The aerospace industry relies on precision, accuracy, reverse engineering, and quality assurance for optimal results and safety. A coordinate measuring machine's ability to accurately measure intricate parts' dimensions makes it an asset to the sector.
CMMs are playing an increasingly significant role in the world of aerospace due to the industry's growing need for precise measurements, data, and analysis on a large scale.
Consider the varying uses for this technology and how it's globally revolutionizing aerospace manufacturers' capabilities.
The Growing Presence of CMMs in the Industry
CMMs have long been an asset to the aerospace industry, and their presence is increasing in the sector.
More and more manufacturers in this area of work are opting to use CMM service providers like CMMXYZ, who offer a full suite of services. Standard CMM services include measurement services, machine rentals, and new and used machines.
Aero-Mag reports that the aerospace industry's global dimensional metrology market generated $482.9 million in 2012 alone. This market continues to grow as the capabilities of CMMs improve and expand.
No-Touch Sensors and Scanners
In the aerospace industry, there are various parts and device elements that are fragile and can be easily compromised by heavy or mismanaged equipment.
Many CMMs have mobile and mechanical probes that measure objects' geometry based on an axis, but some are built with no-touch sensors or scanners instead. These parts enable a CMM to measure fragile items without any direct contact.
This non-contact way of measuring allows aerospace manufacturers and operators to measure objects without compromising them.
Easy-To-Use Controls & Programming
The aerospace industry can capitalize on CMM's easy-to-use controls and programs that help streamline processes to create products and assess their quality. For example, these machines boast touchscreen controls so that operators can efficiently scroll through easy to read tables, programs, and lengthy lists of data.
The equipment software boasts arranged graphics that are easy to read but can provide complex diagrams based on acquired measurements. These controls are also able to monitor collisions to prevent impending accidents.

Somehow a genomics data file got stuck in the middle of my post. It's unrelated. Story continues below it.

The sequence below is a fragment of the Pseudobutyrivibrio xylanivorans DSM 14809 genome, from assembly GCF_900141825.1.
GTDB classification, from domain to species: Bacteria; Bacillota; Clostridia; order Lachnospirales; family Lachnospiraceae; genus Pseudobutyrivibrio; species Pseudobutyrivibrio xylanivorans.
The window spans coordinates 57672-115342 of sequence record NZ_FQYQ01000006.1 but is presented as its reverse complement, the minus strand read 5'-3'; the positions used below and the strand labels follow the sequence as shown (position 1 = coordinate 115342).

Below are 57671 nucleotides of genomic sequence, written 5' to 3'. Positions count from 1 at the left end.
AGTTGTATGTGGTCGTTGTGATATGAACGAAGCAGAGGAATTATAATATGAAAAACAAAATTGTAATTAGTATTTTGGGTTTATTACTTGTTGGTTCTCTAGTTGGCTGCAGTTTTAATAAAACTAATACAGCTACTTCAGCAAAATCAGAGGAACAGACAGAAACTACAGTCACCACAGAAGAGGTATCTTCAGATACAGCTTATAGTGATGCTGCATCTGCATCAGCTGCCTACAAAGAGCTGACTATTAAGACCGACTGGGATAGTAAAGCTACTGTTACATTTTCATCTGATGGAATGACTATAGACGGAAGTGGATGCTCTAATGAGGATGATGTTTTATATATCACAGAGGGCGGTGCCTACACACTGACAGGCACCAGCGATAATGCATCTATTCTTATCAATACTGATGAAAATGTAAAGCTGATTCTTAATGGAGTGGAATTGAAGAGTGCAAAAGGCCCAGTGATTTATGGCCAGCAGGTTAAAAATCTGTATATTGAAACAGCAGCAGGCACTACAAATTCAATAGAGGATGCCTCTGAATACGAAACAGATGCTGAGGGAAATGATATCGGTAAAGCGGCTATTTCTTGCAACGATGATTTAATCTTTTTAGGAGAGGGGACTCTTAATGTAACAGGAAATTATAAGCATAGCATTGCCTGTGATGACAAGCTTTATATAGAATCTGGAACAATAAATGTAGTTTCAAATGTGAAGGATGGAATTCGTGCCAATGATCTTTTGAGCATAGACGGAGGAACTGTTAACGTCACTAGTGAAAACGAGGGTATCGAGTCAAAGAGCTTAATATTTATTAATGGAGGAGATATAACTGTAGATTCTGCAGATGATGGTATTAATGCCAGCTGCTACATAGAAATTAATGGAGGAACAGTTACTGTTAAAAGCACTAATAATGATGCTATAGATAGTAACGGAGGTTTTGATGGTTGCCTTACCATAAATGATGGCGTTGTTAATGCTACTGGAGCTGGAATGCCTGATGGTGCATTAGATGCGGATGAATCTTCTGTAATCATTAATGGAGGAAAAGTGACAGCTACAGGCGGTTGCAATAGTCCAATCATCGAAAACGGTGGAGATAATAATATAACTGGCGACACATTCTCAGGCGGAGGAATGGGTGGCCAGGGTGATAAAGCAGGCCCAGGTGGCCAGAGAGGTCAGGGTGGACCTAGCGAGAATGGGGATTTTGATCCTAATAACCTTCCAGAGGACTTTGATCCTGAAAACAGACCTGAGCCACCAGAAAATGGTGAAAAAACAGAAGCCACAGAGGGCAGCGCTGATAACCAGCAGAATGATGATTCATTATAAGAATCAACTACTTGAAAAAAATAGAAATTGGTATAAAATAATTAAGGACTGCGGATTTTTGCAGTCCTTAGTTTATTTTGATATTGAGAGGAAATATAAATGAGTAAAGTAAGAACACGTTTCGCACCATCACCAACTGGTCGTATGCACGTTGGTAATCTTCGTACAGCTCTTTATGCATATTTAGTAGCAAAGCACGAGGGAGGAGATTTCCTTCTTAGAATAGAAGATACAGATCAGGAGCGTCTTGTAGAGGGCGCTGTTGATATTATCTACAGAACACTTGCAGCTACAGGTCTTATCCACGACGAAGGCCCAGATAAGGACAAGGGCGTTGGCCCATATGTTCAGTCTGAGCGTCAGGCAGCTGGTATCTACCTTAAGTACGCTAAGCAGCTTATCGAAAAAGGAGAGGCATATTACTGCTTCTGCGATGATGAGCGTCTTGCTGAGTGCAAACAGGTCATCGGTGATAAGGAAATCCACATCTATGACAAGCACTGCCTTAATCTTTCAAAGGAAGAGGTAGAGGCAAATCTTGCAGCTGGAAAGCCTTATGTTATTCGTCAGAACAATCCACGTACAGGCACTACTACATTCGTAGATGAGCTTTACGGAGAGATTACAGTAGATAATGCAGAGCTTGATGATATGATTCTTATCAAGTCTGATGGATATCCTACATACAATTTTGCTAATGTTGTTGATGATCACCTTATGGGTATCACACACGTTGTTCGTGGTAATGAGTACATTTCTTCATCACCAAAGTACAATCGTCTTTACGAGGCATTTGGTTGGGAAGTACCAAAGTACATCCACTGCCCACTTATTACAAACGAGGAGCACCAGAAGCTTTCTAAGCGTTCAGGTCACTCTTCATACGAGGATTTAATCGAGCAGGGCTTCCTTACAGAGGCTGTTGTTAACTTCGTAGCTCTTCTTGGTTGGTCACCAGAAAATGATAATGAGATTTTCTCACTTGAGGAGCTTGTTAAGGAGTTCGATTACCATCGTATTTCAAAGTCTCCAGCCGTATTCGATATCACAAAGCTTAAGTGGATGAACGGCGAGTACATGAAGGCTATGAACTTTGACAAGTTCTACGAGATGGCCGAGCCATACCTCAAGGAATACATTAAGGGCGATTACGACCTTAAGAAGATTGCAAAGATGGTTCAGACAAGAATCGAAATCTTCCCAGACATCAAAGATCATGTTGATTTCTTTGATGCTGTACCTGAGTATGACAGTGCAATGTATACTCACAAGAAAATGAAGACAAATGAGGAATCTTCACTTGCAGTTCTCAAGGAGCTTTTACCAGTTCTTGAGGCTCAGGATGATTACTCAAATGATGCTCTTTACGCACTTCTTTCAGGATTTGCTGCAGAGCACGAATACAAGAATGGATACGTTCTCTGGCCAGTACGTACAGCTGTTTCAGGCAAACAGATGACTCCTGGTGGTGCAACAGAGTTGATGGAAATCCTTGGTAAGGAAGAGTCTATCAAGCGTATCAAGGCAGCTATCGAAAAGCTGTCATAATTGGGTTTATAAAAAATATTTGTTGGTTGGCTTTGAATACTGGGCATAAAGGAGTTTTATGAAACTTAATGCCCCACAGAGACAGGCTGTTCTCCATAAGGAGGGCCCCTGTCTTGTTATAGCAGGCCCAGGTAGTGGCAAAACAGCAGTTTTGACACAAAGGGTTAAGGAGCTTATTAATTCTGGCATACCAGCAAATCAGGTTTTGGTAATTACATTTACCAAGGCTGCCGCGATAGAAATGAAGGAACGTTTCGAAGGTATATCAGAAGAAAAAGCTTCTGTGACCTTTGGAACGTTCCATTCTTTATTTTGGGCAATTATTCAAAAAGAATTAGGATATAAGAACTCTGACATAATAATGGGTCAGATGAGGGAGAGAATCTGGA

A CMM's ability to provide precise measurements make it an ideal tool for reverse engineering products, troubleshooting, and providing quality assurance. As a result, manufacturers can use this equipment to assess devices to ensure they are up to industry standards.
As one would imagine, aerospace manufactures have an assortment of industry standards that their products need to meet. For example, CMMs are often used to determine an aerospace product's fuel efficiency and lightweight engine.
Rockets, planes, and other aerospace technology is required to meet specific environmental regulations. These regulations surround carbon emissions and noise, both of which result from the functionality of particular parts.
Deloitte's 2019 Global Aerospace and Defense Industry Outlook reports that the commercial aerospace sector is experiencing an all-time high backlog of aircraft orders due to the need for aircraft that is fuel-efficient. This increase comes as a response to surging oil prices.
CMMs are used to accurately measure engines and related parts to ensure compliance with the outlined regulations.
CMMs are durable machines that can continue providing precise measurements for extended periods. The reality is that aerospace manufacturers use CMMs for upwards of 16 hours a day to measure different components' physical attributes.